- Cybercrime Legislation in the GCC: Fit for Purpose?Invitation Only Research Event 14 June 2018 - 3:30pm to 5:00pmAdd to CalendariCalendar Outlook Google Yahoo Chatham House, London Joyce Hakmeh, Research Fellow, International Security Department, Chatham House; Co-Editor, Journal of Cyber Policy Over the past few years, most member countries of the Gulf Cooperation Council (GCC) have enacted or updated cybercrime laws as part of efforts to address what is acknowledged as a growing security threat. Although currently the preferred way to address this threat in the region is through investment in technology, there is an increasing awareness among the region’s policymakers of ..... READ MORE
- By Pulling Out of Nuclear Deal, Trump Hands Gift to Iranian Hardliners9 May 2018 Dr Sanam Vakil Associate Fellow, Middle East and North Africa Programme Twitter The US president has given hardline political elites a unique opportunity to build on Iranian frustration. 2018-05-09-Iran.jpg An Iranian woman walks past a mural on the wall of the former US embassy in Tehran. Photo: Getty Images. For Iranians, Donald Trump’s announcement that he is withdrawing the US from the nuclear deal ..... READ MORE
- Readers write: Mothers and forgiveness, reality of homelessness, how ‘Black Panther’ affects Africans, tariffs explained for average reader, high taxes vs. life choicesLetters to the editor for the May 28, 2018 weekly magazine. ..... READ MORE
- Israelis must reach out to Gazans, Palestinians will live on despite recent violence, Europe walks a tightrope after Trump’s trashing of the Iran deal, Europe’s hypocrisy in treatment of Roma citizens, Africa faces the task of ‘Decolonising the Mind’A roundup of global commentary for the May 28, 2018 weekly magazine. ..... READ MORE
- Selfless service we can all participate inFor today’s contributor, Memorial Day is an opportunity to think more deeply about what it means to selflessly serve others. ..... READ MORE
- NYT: Richard Pipes, Historian of Russia and Reagan Aide, Dies at 94Richard Pipes in his study in Cambridge, Mass., in 1959. He spent his entire academic career at Harvard. Richard Pipes, the author of a monumental, sharply polemical series of historical works on Russia, the Russian Revolution and the Bolshevik regime, ..... READ MORE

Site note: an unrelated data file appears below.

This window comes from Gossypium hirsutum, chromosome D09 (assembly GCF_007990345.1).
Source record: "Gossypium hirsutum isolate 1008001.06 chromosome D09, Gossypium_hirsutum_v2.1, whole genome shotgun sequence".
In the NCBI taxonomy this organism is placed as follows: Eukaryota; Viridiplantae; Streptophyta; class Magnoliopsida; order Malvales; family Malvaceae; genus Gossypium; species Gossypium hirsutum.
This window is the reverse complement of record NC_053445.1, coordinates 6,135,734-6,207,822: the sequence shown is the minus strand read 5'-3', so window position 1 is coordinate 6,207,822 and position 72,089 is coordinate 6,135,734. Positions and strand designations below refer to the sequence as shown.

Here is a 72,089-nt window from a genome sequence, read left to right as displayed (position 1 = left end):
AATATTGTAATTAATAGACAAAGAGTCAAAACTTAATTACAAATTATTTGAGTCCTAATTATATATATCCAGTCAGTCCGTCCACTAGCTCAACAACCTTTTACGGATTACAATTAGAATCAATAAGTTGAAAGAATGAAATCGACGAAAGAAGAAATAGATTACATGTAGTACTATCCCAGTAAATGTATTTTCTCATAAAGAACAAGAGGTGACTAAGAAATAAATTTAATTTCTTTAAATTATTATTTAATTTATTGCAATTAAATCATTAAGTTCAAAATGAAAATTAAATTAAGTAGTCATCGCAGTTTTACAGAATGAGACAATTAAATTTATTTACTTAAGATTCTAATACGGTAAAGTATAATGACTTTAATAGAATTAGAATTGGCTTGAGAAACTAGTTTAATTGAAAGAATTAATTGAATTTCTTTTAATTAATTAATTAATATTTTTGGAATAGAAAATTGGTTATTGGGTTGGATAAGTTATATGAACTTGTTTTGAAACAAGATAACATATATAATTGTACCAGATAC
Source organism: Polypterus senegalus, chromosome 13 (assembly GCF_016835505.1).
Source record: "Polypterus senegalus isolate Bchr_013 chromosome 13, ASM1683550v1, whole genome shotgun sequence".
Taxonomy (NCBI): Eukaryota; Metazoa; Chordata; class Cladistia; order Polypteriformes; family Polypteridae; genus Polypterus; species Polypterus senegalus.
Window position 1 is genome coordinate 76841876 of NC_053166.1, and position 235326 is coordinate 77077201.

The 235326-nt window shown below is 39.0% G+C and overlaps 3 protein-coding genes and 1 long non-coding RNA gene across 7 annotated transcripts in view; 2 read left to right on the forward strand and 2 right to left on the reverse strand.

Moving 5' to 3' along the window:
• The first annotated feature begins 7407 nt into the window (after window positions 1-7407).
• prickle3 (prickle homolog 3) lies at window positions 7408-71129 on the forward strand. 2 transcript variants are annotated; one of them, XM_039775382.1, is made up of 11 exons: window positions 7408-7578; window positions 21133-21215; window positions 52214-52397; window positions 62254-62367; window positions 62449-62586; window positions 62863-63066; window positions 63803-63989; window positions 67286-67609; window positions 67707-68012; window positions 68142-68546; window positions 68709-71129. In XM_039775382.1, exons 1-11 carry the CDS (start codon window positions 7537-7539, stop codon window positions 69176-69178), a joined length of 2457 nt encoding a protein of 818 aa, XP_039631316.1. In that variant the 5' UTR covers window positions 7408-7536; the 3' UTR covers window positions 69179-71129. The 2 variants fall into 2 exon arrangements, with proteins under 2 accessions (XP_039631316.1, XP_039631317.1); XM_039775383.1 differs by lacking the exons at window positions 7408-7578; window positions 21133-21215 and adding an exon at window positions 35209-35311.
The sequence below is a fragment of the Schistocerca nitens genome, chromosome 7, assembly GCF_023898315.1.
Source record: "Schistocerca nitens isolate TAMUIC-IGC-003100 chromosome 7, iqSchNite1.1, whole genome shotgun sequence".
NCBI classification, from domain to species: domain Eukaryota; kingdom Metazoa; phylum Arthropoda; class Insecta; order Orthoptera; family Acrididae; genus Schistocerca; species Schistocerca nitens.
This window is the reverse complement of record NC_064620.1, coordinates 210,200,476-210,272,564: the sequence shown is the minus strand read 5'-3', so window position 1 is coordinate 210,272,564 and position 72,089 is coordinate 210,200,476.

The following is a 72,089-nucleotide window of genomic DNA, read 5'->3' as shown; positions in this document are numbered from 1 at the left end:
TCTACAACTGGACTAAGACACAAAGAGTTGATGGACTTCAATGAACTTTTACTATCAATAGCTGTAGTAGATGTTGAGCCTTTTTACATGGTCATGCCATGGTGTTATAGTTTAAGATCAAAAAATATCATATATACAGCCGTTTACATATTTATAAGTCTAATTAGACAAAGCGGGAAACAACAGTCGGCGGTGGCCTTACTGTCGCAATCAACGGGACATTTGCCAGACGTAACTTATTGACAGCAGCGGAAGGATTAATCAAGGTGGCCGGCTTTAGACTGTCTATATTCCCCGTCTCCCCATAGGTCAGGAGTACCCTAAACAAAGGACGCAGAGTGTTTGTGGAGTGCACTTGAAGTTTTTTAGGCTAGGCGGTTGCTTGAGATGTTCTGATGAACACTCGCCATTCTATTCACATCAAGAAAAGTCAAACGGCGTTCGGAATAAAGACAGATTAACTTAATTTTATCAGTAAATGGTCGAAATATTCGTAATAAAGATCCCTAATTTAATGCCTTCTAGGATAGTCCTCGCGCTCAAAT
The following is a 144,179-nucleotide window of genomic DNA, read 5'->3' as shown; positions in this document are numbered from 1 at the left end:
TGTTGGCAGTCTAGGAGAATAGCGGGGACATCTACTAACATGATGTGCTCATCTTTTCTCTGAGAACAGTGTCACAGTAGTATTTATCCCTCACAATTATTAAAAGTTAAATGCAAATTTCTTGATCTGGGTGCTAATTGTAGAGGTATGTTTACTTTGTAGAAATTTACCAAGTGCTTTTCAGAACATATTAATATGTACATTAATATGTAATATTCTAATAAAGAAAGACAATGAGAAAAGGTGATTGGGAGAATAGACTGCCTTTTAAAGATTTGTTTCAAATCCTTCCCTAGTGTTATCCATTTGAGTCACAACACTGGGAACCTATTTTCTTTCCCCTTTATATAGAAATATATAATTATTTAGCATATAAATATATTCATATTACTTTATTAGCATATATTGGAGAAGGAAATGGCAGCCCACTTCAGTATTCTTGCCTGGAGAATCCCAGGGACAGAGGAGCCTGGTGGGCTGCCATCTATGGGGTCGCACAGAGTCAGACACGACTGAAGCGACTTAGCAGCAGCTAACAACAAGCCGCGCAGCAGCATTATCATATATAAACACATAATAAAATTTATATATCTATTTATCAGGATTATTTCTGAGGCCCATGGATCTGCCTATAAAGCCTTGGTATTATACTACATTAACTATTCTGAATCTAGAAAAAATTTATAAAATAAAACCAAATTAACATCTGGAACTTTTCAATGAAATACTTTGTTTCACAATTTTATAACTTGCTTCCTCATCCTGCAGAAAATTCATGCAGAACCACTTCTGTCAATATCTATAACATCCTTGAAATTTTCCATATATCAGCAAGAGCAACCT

- Enjoy the Jerusalem Embassy – But Don’t Get GiddyYesterday's opening of the U.S. embassy in Jerusalem marks a peak emotional moment for anyone wanting a secure and prosperous Israel; in that spirit, Donald Trump has been hailed as "the best thing that has happened to Israel in a long time." Maybe. ..... READ MORE
- The Rise of Western CivilizationismVictor Orbán's landslide electoral victory on Sunday, gaining 134 seats out of 199 in Hungary's parliament, increases his governing supermajority and endorses his tough policy of excluding illegal immigrants, especially from the Middle East. His success ..... READ MORE
- 4000 MENA Regions (Middle East and North Africa) Foot and Mouth Disease (FMD) Vaccines Market Report 2018
- UAE strives to become financial innovation center, taking advantage of China’s B&R Initiative
- Social media shaping norms of expression in the Arab worldSocial media shaping norms of expression in the Arab world The Arab WeeklyFull coverage ..... READ MORE
LATEST BOOK FROM JAWAD HASHIMPolitical Memoirs of an Iraqi Minister Jawad Hashim: 1967–2000
This book is the second and updated edition of the first one which was published in 2003 under the same title. At the time, in 2003, one of the little highlighted benefits of Operation Iraqi Freedom was an expectation for a whole series of books, articles and discussion assessing the nation’s Baathist years from 1967 to 2003. As the United States became involved in the long-term reconstruction of Iraq and ensuring the viability of that traumatized nation, it was vital that Arabic books coming out of a free Iraq be examined by American military planners and policymakers. This is one of the first books to be published in 2003 by Dr. Jawad Hashim, who served as Minister of Financial Planning from 1967-1971 and again from 1972-1974. In this book, Dr. Jawad Hashim offers insight to Arab readers as a person intimate with the inner-workings of the Baathist regimes and discusses how Saddam hijacked Ba’athism to serve his own personal ambitions. He wrote this book in exile and on the eve of Operation Iraqi Freedom.